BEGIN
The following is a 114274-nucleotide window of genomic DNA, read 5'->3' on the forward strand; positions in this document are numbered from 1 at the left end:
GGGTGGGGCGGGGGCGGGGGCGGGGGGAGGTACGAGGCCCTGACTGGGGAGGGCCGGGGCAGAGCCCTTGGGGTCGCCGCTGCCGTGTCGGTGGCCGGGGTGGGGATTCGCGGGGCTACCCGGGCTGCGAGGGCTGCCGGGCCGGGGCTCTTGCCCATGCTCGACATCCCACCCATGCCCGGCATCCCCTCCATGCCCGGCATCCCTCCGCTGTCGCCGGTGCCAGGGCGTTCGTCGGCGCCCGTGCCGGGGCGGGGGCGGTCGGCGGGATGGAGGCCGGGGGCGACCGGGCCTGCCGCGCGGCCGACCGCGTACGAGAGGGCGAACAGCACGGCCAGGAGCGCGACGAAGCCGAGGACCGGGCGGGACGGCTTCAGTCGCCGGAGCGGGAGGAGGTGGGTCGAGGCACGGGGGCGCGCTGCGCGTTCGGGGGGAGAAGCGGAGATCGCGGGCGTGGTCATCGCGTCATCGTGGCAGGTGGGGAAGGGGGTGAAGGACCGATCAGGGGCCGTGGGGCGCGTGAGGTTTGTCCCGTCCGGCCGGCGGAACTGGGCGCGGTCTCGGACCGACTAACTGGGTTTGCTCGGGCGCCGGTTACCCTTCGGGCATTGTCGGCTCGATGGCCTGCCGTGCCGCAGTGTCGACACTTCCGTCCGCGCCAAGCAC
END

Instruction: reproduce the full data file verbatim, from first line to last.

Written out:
The following is a 114274-nucleotide window of genomic DNA, read 5'->3' on the forward strand; positions in this document are numbered from 1 at the left end:
GGGTGGGGCGGGGGCGGGGGCGGGGGGAGGTACGAGGCCCTGACTGGGGAGGGCCGGGGCAGAGCCCTTGGGGTCGCCGCTGCCGTGTCGGTGGCCGGGGTGGGGATTCGCGGGGCTACCCGGGCTGCGAGGGCTGCCGGGCCGGGGCTCTTGCCCATGCTCGACATCCCACCCATGCCCGGCATCCCCTCCATGCCCGGCATCCCTCCGCTGTCGCCGGTGCCAGGGCGTTCGTCGGCGCCCGTGCCGGGGCGGGGGCGGTCGGCGGGATGGAGGCCGGGGGCGACCGGGCCTGCCGCGCGGCCGACCGCGTACGAGAGGGCGAACAGCACGGCCAGGAGCGCGACGAAGCCGAGGACCGGGCGGGACGGCTTCAGTCGCCGGAGCGGGAGGAGGTGGGTCGAGGCACGGGGGCGCGCTGCGCGTTCGGGGGGAGAAGCGGAGATCGCGGGCGTGGTCATCGCGTCATCGTGGCAGGTGGGGAAGGGGGTGAAGGACCGATCAGGGGCCGTGGGGCGCGTGAGGTTTGTCCCGTCCGGCCGGCGGAACTGGGCGCGGTCTCGGACCGACTAACTGGGTTTGCTCGGGCGCCGGTTACCCTTCGGGCATTGTCGGCTCGATGGCCTGCCGTGCCGCAGTGTCGACACTTCCGTCCGCGCCAAGCAC